It didn’t take Dan Getelman long to make his mark at the DP.
In the middle of his freshman year, he joined the DP's 125th Board in 2009 as the lead online developer. And in his sophomore year, he became associate photo editor.
But the DP was not his only passion.
He joined with two other Penn students to develop a social networking site called Coursekit.com that would enable professors and students to interact with each other — essentially turning each class into an online community.
In the spring of 2011, with his junior year completed, Getelman took a leave of absence from Penn — he was in a Wharton/Engineering dual degree program -- to focus on his start-up full-time.
“We saw we had something that was working. I felt I had two things I wanted to put my full attention to: One was school and one was work, and it felt like I was only doing half of each,” he said.
For most of the next two years, Getelman and his partners built Coursekit, which received two infusions of money from investors — $1 million initially, and then $5 million — and eventually was rebranded as Lore.com.
Getelman says his time at the DP proved invaluable at the start-up, where he was the chief technical officer and which grew to have 15 employees.
“Basically that year (at the DP) I spent a ton of time building a new web site and getting that rolled out. It was just a great experience,” he says.
And the DP enjoyed following the path of the student-entrepreuners, with nearly a dozen articles from before the launch through the development of the software, from the launch to the venture capital funding to the sale of the company.
Last March, Getelman and his partners sold Lore to Noodle.org, which is owned by the founder of the Princeton Review. At the time, Lore was being used on more than 600 college campuses.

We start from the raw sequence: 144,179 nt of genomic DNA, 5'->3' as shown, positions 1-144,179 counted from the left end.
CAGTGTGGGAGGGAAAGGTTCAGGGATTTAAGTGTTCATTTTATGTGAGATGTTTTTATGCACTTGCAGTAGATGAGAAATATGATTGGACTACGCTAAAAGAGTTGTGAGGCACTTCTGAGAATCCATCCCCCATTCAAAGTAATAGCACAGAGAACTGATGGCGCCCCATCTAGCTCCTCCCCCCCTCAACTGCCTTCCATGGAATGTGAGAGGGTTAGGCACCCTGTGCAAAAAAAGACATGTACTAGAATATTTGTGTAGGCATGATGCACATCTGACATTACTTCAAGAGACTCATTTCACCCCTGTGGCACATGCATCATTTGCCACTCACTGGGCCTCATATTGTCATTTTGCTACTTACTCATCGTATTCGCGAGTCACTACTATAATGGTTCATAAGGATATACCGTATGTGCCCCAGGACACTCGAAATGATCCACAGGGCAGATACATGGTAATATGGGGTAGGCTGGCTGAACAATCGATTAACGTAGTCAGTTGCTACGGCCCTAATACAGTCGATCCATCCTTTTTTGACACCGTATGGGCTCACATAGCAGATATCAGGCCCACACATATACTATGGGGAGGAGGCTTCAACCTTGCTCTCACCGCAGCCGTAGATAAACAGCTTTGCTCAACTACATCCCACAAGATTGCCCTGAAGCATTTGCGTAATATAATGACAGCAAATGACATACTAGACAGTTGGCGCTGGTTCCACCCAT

By the summer, Getelman was back at Penn, to finish school. He graduated in December.
“I always enjoyed school, and it was a kind of a good time to go back,” he said. “There wasn’t anything I was burning to do otherwise.”
Getelman, who is 23, recently began a 10-month fellowship with Code for America, which partners with local governments to help them develop ways to deliver services more effectively. Given the brutal winter in his home town of New York City, he drew a plum assignment: Long Beach, Calif.
“It’s a chance for me to both make an impact using my technology skills, and to learn about a new field that I think is very important,” he said.
Getelman said he is not sure what he will do next, but he has time to figure it. His experiences at the DP, he said, have helped him in his journey.
“I learned a lot about a how a newspaper works and how to work with people,” he said.
“I learned a lot about what kind of pitfalls you can encounter working on projects. I learned a lot of technical skills. And I was able to put together a website that a lot of people were able to see, which was cool. That was one of the things that drew me to the DP — to work on things a lot of people cared about.”
— Joel Siegel